Deja vu Club license okayed

Café Déjà vu recently reopened after the renewal of its liquor license officially went through from the New York State Liquor Authority. Photo by Amanda Marinaccio

After much speculation over the renewal of Café Déjà vu Lounge & Grill’s liquor license, it was approved by the State Liquor Authority, according to owner Robert Karagi.

“The license went through because we don’t have any violations against us,” said Karagi. “People can speculate over whatever they want, but the 49th Precinct has no complaints against us.”

Café Déjà vu, located at 778 Morris Park Avenue, which reopened October 4, is often the subject of complaints from neighborhood residents and community officials, who find the facility to be a deterrent on the neighborhood.

“They know the bottom line, they can’t stay here. We went through this with Café Karma and now we are putting up with MP Pub and Déjà vu, our standard of living is being affected,” said Joe Bombace, a member of Community Board 11. “I live here and they don’t. The people who use the facility are not neighborhood people, they are not people coming from Morris Park.”

Despite the complaints against Déjà vu, Karagi stated he is willing to compromise and work with community, should they ask.

Recently, Karagi responded to a request to remove a Broadway Poker machine from his facility. The machine is considered legal, and can be found in several other locations throughout the Bronx, but is frowned upon. “One of the neighbors came up to me and asked me to remove it, and I said it was not a problem.”

According to Karagi, he hopes to expand the lounge in the future to include a daytime dining establishment. This improvement would allow the location to cater to families and still be a lounge on weekend evenings.

Even with the changes Karagi has planned for the future, noise issues and loitering continue to be of concern to local residents.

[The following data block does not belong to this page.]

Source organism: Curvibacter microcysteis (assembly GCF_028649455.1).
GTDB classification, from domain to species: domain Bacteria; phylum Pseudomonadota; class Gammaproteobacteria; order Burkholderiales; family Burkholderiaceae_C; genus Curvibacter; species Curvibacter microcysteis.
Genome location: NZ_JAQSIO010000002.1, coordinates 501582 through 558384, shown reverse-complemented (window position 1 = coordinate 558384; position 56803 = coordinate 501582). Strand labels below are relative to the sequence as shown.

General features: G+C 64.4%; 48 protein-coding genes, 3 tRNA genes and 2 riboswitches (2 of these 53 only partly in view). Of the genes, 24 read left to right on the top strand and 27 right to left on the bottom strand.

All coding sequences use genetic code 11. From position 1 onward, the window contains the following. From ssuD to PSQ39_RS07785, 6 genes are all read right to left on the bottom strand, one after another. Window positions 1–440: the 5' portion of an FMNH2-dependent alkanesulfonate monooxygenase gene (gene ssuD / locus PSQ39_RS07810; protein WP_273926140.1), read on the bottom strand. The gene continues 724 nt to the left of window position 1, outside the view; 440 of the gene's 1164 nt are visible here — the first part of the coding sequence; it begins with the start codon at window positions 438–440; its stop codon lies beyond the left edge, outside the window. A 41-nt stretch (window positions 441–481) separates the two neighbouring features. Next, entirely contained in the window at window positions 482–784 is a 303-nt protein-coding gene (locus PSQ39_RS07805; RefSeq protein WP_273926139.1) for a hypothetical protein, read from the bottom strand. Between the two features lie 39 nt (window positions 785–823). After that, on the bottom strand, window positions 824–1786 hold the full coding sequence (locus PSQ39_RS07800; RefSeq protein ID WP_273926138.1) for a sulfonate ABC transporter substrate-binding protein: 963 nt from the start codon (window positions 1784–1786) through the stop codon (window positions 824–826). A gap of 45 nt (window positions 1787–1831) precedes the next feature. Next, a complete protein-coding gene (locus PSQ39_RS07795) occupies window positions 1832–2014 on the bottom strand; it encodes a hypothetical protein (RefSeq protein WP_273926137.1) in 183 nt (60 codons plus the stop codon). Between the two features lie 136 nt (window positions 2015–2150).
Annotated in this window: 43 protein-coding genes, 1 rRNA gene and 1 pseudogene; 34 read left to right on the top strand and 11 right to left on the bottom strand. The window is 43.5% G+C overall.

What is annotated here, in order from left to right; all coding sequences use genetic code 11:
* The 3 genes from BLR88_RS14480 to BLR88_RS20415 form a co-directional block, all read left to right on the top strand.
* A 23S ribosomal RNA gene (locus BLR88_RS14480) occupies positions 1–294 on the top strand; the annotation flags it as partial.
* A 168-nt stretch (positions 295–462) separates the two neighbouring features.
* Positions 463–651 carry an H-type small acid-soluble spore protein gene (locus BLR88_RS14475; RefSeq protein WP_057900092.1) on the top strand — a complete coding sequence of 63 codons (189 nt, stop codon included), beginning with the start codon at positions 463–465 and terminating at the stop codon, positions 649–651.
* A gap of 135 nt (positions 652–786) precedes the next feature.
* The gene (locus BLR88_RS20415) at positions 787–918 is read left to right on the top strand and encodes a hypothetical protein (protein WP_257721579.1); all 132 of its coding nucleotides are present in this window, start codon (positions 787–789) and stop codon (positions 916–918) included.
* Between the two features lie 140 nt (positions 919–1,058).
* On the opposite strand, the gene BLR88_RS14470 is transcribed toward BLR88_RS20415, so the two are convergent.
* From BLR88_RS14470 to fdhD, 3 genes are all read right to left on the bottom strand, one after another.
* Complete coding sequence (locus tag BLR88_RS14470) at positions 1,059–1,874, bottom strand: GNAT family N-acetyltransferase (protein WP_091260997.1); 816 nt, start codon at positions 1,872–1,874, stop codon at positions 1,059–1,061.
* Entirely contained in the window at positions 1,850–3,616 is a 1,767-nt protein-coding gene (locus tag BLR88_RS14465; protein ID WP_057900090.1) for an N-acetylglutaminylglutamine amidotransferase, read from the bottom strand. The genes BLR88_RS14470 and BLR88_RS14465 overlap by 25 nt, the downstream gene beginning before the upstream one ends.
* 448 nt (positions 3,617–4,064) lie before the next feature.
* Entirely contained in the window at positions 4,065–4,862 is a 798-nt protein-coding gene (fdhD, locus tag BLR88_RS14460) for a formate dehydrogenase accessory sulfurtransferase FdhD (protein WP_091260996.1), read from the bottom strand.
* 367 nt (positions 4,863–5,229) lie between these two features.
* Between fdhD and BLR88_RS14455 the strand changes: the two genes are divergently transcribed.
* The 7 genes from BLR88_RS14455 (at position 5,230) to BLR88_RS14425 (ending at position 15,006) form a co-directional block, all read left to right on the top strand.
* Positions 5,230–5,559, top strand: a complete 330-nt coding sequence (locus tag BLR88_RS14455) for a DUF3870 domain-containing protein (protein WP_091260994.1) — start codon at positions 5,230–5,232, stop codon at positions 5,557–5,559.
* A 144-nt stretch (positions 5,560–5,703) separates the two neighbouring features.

“The noise brings a negative element to a residential community, and many residents do not know how to direct their complaints to 311,” said Bombace. “This establishment doesn’t belong here, it belongs down in Manhattan. I have to do what is in the best interests of the community, and right now this place is not.”

Karagi believes instead that his business helps contribute to the community by bringing in businesses and companies that would have once overlooked this part of the Bronx.

“I was born and raised in the Bronx, and I wanted my lounge to be in the place where I came from, I could have put this place anywhere I wanted with the money I invested into it,” said Karagi. “I beautified this whole neighborhood, if you look around there are more and more stores opening up here because of my business.”

Other issues surrounding Déjà vu, such as the possession of a cabaret license, continue to be speculation. Though Karagi denies the lounge possesses a cabaret license, which would put the location illegally within the 500 feet requirement of the two nearby churches, there is an ongoing investigation into this matter.

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